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George Selgin

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Nationality  American
Name  George Selgin
Role  Professor

School or tradition  Free Banking
Fields  Macroeconomics
Influences  Friedrich Hayek
Influenced by  Friedrich Hayek
George Selgin objectcatoorgsitescatoorgfilesauthorsgeorg
Alma mater  New York University (PhD) 1986 Drew University (B.A.) 1979
Education  Drew University, New York University
Books  Good Money: Birmingh, Less than zero, Bank Deregulation & Moneta, Praxeology and Understanding, The Theory of Free Banking
Similar People  Friedrich Hayek, Leland B Yeager, Ludwig von Mises, Israel Kirzner, Milton Friedman

Institution  University of Georgia

George selgin free banking and the economics of a free society


George Selgin (; born 1957) is the Director of the Cato Institute's Center for Monetary and Financial Alternatives, where he is editor-in-chief of the Center's blog, Alt-M, Professor Emeritus of economics at the Terry College of Business at the University of Georgia, and an associate editor of Econ Journal Watch. Selgin formerly taught at George Mason University, the University of Hong Kong, and West Virginia University.

Contents

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Life and career

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Selgin's principal research areas are monetary and banking theory, monetary history, and macroeconomics. He is one of the founders, along with Kevin Dowd and Lawrence H. White, of the Modern Free Banking School, which draws its inspiration from the writings of Friedrich Hayek on denationalization of money and choice in currency. A central claim of the Free Banking School is that the effects of government intervention in monetary systems cannot be properly appreciated except with reference to a theory of monetary laissez-faire, analogous to the theory of free trade that informs the modern understanding of the effects of tariffs and other trade barriers. The free bankers argue that, viewed in light of such a theory, financial crises and business cycles are largely attributable to misguided government interference with freely-evolved and competitive monetary arrangements, including legislation granting central banks exclusive rights to issue paper currency.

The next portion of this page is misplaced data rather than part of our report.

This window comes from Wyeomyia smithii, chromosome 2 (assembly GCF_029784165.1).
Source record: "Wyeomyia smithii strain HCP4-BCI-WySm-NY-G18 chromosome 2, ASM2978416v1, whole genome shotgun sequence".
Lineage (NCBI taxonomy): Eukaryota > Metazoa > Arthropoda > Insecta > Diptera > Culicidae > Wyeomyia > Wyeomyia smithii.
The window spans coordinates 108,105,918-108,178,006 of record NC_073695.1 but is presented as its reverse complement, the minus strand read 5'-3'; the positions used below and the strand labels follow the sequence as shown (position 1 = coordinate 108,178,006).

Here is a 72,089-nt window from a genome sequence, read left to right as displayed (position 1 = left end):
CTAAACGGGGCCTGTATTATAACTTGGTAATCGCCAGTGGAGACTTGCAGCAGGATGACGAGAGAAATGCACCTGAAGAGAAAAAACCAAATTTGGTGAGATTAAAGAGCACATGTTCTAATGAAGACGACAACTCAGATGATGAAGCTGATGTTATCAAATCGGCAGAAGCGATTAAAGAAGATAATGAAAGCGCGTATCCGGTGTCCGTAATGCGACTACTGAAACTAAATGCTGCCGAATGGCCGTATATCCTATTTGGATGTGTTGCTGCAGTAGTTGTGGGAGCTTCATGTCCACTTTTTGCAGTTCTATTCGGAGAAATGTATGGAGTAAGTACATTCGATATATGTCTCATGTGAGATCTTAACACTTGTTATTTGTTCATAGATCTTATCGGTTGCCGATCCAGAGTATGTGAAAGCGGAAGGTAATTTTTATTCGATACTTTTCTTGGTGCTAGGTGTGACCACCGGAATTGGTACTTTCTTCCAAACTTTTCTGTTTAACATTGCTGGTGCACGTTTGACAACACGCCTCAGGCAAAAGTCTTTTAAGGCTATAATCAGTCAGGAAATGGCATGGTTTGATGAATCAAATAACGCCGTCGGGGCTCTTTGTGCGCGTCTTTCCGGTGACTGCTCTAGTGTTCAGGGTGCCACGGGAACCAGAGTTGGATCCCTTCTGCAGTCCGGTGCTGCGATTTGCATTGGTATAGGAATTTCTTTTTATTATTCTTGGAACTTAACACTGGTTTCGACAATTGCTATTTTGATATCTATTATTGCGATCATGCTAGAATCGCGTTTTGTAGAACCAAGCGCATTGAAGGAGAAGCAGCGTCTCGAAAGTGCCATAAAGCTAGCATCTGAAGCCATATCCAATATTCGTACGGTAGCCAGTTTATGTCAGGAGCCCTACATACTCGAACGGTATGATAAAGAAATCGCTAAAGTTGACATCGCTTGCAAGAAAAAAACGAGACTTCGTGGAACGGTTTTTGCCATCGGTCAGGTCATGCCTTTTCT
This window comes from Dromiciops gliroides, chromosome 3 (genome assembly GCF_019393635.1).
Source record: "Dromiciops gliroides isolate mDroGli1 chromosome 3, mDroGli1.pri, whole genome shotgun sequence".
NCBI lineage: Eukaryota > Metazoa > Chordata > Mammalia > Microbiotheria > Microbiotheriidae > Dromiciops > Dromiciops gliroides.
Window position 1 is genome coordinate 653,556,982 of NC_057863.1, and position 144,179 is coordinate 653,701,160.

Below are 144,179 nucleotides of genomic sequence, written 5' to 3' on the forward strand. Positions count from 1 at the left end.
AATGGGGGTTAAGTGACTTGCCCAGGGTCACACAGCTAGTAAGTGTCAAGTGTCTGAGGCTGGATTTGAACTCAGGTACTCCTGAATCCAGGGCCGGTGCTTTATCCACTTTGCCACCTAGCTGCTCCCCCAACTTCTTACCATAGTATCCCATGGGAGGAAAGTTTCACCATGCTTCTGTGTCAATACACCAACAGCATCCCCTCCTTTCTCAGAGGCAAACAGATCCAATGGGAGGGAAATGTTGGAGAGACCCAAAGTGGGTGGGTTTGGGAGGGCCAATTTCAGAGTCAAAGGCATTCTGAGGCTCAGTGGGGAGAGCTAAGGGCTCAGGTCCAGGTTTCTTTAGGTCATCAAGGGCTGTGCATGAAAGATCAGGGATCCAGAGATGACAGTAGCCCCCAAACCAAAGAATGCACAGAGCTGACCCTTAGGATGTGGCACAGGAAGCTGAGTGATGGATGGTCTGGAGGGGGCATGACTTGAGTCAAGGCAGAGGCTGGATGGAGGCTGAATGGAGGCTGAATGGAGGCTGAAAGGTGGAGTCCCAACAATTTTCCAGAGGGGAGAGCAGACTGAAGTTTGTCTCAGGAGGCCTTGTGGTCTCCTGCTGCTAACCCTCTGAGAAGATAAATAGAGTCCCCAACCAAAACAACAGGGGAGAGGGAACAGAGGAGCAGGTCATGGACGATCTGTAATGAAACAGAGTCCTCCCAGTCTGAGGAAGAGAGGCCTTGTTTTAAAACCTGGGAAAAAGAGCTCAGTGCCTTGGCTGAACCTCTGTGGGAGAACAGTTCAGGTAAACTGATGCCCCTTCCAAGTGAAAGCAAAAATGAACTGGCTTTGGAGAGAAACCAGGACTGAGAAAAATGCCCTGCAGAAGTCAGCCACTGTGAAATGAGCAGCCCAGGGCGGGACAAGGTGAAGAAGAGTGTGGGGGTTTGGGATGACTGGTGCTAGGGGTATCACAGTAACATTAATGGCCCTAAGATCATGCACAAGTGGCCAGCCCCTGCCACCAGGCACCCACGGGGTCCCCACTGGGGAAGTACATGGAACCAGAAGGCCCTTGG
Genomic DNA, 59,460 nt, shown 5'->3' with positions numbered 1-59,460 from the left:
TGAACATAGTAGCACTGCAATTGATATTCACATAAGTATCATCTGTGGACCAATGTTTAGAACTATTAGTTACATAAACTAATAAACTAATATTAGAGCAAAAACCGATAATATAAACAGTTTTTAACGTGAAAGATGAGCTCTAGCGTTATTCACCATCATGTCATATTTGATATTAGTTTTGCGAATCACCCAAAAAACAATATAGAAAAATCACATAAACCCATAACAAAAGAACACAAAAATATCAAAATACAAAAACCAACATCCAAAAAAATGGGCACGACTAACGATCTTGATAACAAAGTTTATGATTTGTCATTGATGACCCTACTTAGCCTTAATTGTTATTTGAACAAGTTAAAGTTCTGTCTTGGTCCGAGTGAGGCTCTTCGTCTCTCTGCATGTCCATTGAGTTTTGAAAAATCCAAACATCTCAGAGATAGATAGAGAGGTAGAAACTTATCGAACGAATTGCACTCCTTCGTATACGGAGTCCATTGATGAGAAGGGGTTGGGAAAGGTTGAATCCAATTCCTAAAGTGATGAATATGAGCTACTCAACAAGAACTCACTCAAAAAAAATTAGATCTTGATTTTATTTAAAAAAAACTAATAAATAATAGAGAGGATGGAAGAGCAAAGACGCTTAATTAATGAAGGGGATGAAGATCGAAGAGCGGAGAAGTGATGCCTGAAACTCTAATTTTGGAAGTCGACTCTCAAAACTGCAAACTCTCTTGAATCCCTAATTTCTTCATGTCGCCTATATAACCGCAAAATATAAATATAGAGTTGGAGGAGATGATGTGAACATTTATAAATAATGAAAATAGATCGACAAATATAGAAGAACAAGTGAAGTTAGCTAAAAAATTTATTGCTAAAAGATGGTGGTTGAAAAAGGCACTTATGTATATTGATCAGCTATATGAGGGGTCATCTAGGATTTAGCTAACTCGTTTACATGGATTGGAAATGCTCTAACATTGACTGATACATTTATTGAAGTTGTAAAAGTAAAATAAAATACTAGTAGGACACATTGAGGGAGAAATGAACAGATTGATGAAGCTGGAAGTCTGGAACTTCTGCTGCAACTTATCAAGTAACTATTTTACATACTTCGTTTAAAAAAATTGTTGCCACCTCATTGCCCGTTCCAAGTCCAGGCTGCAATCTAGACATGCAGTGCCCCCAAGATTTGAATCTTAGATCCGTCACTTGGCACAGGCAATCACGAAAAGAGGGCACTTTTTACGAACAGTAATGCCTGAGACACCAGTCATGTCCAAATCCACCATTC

Selgin is also known for his research on coinage, including studies of Gresham's Law and of private minting of coins during Great Britain's Industrial Revolution, and for his advocacy of a "productivity norm" for monetary policy—a plan that would have policymakers target the growth-rate of nominal gross domestic product at a level that would allow the overall price level to decline along with goods' real (unit) costs of production. According to Selgin, by preventing mild deflation in response to productivity gains, monetary authorities risk inadvertently fueling unsustainable booms or economic bubbles, setting the stage for consequent busts and recession.

His twin brother is author and illustrator Peter Selgin.

Education

  • Drew University B.A. 1979
  • New York University Ph.D. 1986
  • Books

  • Good Money: Birmingham Button Makers, the Royal Mint, and the Beginnings of Modern Coinage (2008). ISBN 978-0-472-11631-7.
  • Bank Deregulation and Monetary Order (1996). ISBN 0-415-14056-0.
  • Less Than Zero: The Case for a Falling Price Level in a Growing Economy (1997). ISBN 0-255-36402-4.
  • Readings in Money and Banking (1995). ISBN 0-536-58930-5.
  • The Theory of Free Banking: Money Supply under Competitive Note Issue (1988). ISBN 0-8476-7578-5.
  • References

    George Selgin Wikipedia


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